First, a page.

Sustainable Product Design and Innovation
An introductory course that examines topics from magnetism and electricity to electronics and microcomputers. A hands-on, experiential learning environment is used to stimulate creativity and understanding of the importance of electronics in today's society. Two-hour lecture, three-hour lab. Fall, Spring.
Design Visualization in New Product Design, Development and Engineering is fundamental in bringing new ideas to life. Design Sketching, Engineering Drawing, Pictorial representations, modeling and Computer Aided Design (CAD) are explored using classic and contemporary methods to help develop your design and engineering processes. Lecture/Lab. Fall.
Human-Centered Design: Product Design involves the interdisciplinary integration of human, ergonomic and aesthetic needs with technological and production methods to create manufactured products. Product Design Principles cover the human/object interface, product form, innovation, redesign, and eco-design. Research Product Cases with reflective writing. Sketching and hands-on projects emphasize design methods. Not open to students who have completed SPDI 152. Lecture/Lab, Fall, Spring.
Focus on woodworking systems in mass production applications and one-of-a-kind manufacturing. Emphasis is on problem-solving and creativity in laboratory activities. Function, maintenance, safety, and use of tools, machinery, and materials, including supportive theory. Two-hour lecture, three-hour lab. Fall.
Deals with the processes involved with machining, casting, and fabricating metal. Shop safety, proper use of hand and measuring tools, and the use of machine tools are covered. Valuable prototyping skills are covered. Two-hour lecture, three-hour lab. Fall, Spring.
Explore the fascinating world of Ultra-Precision Manufacturing used to make optical systems and extremely-precise components for Advanced Research, Medical, Automotive, Communication and Aerospace applications. Learn this technology’s evolution and the systems to create and measure with ultra-precision. Gain hands-on experience in modern diamond-turning while obtaining in-demand skills and knowledge. Spring.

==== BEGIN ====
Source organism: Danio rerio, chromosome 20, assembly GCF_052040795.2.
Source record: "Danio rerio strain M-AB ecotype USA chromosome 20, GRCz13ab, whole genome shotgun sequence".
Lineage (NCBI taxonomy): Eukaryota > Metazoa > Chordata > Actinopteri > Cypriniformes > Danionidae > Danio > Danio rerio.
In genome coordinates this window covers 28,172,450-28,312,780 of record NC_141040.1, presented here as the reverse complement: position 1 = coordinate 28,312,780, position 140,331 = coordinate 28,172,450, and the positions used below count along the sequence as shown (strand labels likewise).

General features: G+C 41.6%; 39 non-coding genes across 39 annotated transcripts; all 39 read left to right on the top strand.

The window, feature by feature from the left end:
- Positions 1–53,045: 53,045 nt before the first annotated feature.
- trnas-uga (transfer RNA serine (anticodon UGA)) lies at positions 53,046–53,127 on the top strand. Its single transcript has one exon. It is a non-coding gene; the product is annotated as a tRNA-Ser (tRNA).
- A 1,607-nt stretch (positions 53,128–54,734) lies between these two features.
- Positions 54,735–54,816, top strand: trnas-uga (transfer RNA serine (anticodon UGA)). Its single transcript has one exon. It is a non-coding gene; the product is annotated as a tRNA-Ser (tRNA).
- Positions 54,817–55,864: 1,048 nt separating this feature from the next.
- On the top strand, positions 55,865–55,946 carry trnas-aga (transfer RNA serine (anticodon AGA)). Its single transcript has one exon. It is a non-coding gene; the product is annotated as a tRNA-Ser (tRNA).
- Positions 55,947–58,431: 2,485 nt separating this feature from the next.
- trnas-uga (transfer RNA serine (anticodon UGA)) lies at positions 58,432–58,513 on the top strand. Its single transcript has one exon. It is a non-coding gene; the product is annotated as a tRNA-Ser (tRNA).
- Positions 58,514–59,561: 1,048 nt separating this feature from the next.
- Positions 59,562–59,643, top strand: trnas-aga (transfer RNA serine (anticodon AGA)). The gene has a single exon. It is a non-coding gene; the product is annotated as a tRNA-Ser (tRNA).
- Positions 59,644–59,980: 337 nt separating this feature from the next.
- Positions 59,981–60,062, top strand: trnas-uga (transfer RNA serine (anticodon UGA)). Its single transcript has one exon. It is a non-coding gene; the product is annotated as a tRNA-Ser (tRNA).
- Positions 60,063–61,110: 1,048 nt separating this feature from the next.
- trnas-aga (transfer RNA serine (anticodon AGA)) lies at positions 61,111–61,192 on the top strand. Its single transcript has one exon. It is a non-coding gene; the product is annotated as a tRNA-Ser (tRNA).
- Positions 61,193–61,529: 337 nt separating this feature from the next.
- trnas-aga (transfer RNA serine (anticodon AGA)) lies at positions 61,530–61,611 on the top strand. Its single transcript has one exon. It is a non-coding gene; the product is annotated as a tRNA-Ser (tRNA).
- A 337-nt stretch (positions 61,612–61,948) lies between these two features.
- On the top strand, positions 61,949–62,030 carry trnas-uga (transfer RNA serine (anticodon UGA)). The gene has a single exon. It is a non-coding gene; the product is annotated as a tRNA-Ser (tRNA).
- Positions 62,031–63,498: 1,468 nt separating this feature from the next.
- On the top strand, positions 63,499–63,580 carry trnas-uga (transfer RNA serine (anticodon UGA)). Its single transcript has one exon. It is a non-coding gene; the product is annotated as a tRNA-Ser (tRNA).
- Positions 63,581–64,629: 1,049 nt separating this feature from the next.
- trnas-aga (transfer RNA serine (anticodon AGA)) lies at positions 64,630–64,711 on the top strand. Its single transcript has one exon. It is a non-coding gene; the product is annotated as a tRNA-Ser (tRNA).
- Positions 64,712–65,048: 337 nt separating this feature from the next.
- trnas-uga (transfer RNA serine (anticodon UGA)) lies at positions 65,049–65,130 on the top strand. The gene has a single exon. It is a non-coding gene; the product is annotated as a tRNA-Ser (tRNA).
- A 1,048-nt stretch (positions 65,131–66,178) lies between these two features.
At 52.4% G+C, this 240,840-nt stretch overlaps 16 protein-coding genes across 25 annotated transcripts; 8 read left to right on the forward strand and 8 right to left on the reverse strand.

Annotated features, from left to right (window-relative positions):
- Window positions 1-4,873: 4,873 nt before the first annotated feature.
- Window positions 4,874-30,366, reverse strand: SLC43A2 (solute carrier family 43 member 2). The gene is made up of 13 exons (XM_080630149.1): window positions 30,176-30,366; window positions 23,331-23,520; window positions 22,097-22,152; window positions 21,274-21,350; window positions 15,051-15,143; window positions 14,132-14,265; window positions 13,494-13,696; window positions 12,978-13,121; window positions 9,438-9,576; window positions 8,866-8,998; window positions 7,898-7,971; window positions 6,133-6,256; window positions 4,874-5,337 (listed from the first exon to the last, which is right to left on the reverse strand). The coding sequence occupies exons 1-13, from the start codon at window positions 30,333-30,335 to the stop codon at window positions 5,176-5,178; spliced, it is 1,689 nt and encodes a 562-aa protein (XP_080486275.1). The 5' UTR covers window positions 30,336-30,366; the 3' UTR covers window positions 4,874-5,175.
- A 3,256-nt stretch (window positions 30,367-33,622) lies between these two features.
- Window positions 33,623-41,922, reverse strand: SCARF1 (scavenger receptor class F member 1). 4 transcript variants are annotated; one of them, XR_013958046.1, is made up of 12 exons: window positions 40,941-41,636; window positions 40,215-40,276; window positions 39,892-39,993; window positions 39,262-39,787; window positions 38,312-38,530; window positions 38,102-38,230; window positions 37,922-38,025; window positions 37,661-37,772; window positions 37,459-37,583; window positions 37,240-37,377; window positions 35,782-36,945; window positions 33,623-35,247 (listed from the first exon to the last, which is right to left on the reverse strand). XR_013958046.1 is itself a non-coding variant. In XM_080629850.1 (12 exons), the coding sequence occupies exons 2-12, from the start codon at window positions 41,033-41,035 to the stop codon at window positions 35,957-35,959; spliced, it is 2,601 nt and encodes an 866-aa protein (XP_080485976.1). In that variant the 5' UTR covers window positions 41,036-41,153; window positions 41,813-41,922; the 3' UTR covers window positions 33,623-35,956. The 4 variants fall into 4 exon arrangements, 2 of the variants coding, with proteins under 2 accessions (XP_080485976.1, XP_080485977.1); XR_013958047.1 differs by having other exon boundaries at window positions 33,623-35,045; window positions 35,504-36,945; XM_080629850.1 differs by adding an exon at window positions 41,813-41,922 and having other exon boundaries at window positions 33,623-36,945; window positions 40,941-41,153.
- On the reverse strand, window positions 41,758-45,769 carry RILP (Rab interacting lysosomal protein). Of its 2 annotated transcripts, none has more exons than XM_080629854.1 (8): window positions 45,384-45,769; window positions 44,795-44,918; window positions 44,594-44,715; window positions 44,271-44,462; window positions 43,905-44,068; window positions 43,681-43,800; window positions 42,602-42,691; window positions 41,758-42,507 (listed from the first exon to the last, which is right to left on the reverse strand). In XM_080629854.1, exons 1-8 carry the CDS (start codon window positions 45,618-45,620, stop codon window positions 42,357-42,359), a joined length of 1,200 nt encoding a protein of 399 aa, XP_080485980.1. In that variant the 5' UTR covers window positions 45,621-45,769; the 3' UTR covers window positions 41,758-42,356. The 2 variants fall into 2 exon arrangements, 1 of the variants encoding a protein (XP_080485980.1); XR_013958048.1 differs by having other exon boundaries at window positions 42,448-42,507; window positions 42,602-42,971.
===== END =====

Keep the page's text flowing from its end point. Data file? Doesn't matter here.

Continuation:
Graphic representation of objects intended for manufacture using three-dimensional computer-aided drafting software. Parametric solid modeling of parts and assemblies and creating orthographic view drawings uses SolidWorks software. Previous experience with Windows, Orthographic Drawing, and 2D CAD is expected. SPDI 121 is recommended prior to this course or permission of instructor. Fall, spring.
Study of a selected topic in the Sustainable Product Design and Innovation program. May be repeated as topics change. Prerequisites vary with topics. Fall, Spring.
Introductory work-learning experience related to career interests, for which compensation may be received. Positions arranged by students with sponsorship, approval, and evaluation by full-time faculty. Elective credit only (normally 60 hours/credit) to maximum of 12 credits per degree program. Prerequisites: 24 total credits earned, 2.0 cumulative GPA, and permission of instructor. Graded Pass/Fail. Fall, Spring.
An opportunity for a qualified student to explore work in an area of individual interest, selected and pursued in consultation with a faculty member. Consent is required from the instructor who will supervise the independent study. May be repeated for a total of 4 credits.
Materials used in products are selected to perform under a wide array of conditions. This course provides a study and analysis of the structure, behavior, and properties of materials used in contemporary industry. Topics include: materials’ atomic structures and bonding, mechanical and physical properties and the testing of materials. Prerequisite: MATH 120, MATH 130, or MATH 151, or permission of instructor. Spring.
Materials chosen for use in products have important ramifications for the product’s performance and its impacts throughout its life cycle. Emphasis is on the properties and manufacturing processes informing the selection of materials converted to useful products. A material life cycle view provides transparency to human health and environmental effects. SPDI majors - Recommended prior or concurrent registration: SPDI 302.
Parametric, solid modeling is used to create complex parts, surfaces and assemblies, in the context of problem-solving and critical thinking to generate effective prototyping strategies. Applications using SolidWorks software include sheet metal parts, virtual stress analysis, design tables and parametric databases, ANSI and ISO standard engineering drawings and GD & T. Prerequisite: SPDI 221. Spring.
This course will focus on Metrology and the acquisition of knowledge and skills necessary to utilize Coordinate Measurement Machines (CMM) for the inspection of mechanical items. Emphasis is on accuracy and efficient programming, calibration, alignment structure, geometry feature disciplines, and CAD model use for the process of qualifying manufactured items. Prerequisites: SPDI 221, or permission of instructor. Also for individuals with prior industry experience in blueprint reading and inspection. Spring.